I mentioned a helper method, called from the Authorize method: this is the SetPropertyValueOnTarget method (accepting a target object – the UI element – and a propertyName – the target property), and this is where we define how the UI element should react. Have a look at the code below:

public static bool SetPropertyValueOnTarget(DependencyObject target, string propertyName)
{
    var prop = GetDependencyProperty(target, propertyName);

    if (target.GetValue(prop) == null || target.GetValue(prop).GetType() == typeof(string))
    {
        target.SetValue(prop, String.Empty);
        return true;
    }

    if (target.GetValue(prop).GetType() == typeof(bool))
    {
        target.SetValue(prop, false);
        return true;
    }

    if (target.GetValue(prop).GetType() == typeof(Visibility))
    {
        target.SetValue(prop, Visibility.Collapsed);
        return true;
    }
    return false;
}

As you can see, the first thing we do is search for the corresponding property on our target (eg: we might be searching for the Visibility property on a Button). Once we’ve got that, we define what should happen to it: if the target value is null, or has a type of string, we set it to an empty string. In case of a Boolean type, we set its value to false (so: IsEnabled has a Boolean value, which will be set to false, thus disabling th Button if the required role isn’t available), and in case of a Visibility type, we set it to Visibility.Collapsed.

It’s this method that could be extended if needed (for example, you might want to check on Color or Brush types, …).

Using this in XAML

On to the final part: using this AuthorizationService. I’m using the exact same code we’ve ended up with in the first part of this article series, with one small change: if you’re logging in as a RegularUser, you now get the RegularUser role (this is done to test multiple roles in the RequiresRole attachable property).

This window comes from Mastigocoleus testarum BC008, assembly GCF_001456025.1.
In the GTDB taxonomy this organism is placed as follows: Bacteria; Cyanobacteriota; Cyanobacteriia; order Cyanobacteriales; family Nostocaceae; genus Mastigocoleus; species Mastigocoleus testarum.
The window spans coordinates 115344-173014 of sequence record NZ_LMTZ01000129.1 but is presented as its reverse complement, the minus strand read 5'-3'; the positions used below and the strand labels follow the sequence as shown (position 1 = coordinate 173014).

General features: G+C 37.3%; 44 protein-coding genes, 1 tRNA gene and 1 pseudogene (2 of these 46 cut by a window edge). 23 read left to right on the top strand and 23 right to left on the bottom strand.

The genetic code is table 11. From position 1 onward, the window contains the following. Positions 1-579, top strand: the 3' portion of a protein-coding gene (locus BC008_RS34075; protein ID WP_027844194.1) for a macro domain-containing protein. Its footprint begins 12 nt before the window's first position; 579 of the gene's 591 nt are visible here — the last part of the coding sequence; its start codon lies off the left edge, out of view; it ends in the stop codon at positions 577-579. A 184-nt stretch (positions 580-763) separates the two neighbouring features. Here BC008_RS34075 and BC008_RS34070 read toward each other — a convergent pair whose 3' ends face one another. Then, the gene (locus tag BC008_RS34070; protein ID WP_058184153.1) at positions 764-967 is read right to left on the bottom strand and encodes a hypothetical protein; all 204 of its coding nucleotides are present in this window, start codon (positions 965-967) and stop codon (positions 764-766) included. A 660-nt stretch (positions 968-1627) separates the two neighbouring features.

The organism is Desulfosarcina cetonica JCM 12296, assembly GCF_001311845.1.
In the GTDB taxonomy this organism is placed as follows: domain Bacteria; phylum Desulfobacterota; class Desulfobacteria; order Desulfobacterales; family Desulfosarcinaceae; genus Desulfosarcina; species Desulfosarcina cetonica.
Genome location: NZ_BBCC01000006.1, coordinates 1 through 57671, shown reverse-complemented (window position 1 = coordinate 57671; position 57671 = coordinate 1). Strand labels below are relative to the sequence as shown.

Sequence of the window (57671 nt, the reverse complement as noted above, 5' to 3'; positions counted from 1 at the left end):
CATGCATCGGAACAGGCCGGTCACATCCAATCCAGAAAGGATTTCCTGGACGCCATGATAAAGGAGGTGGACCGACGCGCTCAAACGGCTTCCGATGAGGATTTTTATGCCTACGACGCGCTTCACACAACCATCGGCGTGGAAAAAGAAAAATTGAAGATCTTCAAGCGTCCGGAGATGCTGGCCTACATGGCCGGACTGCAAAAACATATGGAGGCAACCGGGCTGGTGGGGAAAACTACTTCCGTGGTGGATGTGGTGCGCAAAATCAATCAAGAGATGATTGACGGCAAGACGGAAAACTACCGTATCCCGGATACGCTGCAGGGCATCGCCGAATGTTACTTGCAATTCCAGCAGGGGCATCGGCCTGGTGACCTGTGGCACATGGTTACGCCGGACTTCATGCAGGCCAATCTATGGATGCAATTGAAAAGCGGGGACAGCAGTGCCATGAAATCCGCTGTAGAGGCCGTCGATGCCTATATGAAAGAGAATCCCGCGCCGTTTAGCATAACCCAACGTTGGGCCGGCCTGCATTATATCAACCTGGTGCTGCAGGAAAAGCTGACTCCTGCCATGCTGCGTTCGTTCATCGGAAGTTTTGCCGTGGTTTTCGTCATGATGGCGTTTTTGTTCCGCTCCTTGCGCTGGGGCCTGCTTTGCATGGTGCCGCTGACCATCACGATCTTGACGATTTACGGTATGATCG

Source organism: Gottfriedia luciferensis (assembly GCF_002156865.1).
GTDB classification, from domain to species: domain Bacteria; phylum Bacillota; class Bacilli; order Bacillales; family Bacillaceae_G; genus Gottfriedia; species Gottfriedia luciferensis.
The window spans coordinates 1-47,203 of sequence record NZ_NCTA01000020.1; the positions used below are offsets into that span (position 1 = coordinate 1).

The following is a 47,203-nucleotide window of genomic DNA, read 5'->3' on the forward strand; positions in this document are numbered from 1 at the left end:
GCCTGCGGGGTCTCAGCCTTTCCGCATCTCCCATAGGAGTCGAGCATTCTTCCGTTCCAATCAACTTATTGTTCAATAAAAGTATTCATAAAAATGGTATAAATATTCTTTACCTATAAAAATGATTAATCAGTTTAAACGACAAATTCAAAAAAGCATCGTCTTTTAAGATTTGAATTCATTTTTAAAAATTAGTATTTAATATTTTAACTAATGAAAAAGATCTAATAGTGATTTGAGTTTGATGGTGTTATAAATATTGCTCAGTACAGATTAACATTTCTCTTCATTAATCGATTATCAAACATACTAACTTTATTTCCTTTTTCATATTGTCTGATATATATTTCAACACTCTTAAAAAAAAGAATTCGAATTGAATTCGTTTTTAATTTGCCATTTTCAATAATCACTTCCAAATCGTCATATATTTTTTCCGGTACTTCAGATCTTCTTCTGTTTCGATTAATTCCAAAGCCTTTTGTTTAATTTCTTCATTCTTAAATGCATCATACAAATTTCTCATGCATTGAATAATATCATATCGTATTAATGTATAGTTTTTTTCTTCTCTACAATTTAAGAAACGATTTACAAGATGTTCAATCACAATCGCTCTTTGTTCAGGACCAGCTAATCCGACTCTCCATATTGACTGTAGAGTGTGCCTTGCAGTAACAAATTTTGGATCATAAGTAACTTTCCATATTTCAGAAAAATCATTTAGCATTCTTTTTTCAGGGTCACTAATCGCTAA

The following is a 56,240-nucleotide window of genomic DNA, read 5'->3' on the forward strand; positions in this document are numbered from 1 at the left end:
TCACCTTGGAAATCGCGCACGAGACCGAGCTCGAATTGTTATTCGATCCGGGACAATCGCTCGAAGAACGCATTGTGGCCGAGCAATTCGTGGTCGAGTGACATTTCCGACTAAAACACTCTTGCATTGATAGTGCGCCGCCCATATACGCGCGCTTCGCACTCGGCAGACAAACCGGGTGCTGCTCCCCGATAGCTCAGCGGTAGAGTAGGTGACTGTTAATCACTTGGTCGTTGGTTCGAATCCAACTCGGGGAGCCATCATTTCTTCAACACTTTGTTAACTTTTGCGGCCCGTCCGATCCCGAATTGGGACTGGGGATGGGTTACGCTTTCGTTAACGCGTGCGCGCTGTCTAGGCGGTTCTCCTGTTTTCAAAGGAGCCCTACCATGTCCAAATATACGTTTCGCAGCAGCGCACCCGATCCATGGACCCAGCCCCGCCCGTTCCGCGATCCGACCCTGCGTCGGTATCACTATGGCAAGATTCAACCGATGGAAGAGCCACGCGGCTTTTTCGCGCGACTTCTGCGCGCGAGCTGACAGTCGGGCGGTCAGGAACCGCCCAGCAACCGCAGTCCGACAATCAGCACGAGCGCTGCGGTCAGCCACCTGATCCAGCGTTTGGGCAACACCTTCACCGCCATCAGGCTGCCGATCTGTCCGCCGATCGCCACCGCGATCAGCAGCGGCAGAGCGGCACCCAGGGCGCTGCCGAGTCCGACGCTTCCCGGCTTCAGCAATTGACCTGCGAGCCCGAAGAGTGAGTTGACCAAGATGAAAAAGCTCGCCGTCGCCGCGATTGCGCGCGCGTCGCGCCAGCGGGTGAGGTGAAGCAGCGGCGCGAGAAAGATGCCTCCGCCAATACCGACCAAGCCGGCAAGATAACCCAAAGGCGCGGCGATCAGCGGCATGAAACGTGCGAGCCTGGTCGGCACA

Have a look at the following XAML code (not all code included, have a look at the accompanying source code):

<TextBlock Text="Requires RegularUser role, default target property"
           VerticalAlignment="Center"
           Margin="0,10"></TextBlock>

<Button Width="450"
        authserv:AuthorizationService.RequiresRole="RegularUser"
        Margin="0,5"
        Content="RegularUser role, default target property"
        Grid.Column="1"
        Grid.Row="0"
        Height="30"></Button>

<TextBlock Text="Requires RegularUser role, Visibility target property"
           VerticalAlignment="Center"
           Grid.Row="1"
           Margin="0,10"></TextBlock>

<Button Width="450"
        authserv:AuthorizationService.RequiresRole="RegularUser"
        authserv:AuthorizationService.TargetProperties="Visibility"
        Margin="0,5"
        Content="RegularUser role, Visibility target property"
        Grid.Column="1"
        Grid.Row="1"
        Height="30"></Button>

<TextBlock Text="Requires RegularUser role, Visibility and Text target property"
           VerticalAlignment="Center"
           Grid.Row="2"
           Margin="0,10"></TextBlock>

<TextBlock Width="450"
           authserv:AuthorizationService.RequiresRole="RegularUser"
           authserv:AuthorizationService.TargetProperties="Visibility, Text"
           Margin="0,10"
           VerticalAlignment="Center"
           Text="RegularUser role, Visibility and Content target property"
           Grid.Column="1"
           Grid.Row="2"
           ></TextBlock>

As you can see, it’s pretty simple to use: import the AuthenticationService’s Service namespace, and use it in exactly the same way as you’re used to with attachable properties. This will result in the following when you’re not logged in:

image

If you’re logged in as RegularUser (navigate to the first or second view, and enter “RegularUser”/empty password as credentials), this is how it looks:

image

If you’re logged in as Administrator (navigate to the first or second view, and enter “Administrator”/empty password as credentials), this is how it looks:

image

 

Conclusion

In the first part of this series, we’ve learned about authorized navigation. As this isn’t sufficient for all requirements, we’ve learned about changing properties on a UI element depending on the role of the logged in user in this article, which is quite easy to achieve with just a little bit of code, through attachable properties. These two techniques, combined with server-side authentication/authorization (like you get out of the box with WCF RIA Services) should make it easy and transparent for you to build authorization rules in your Silverlight application.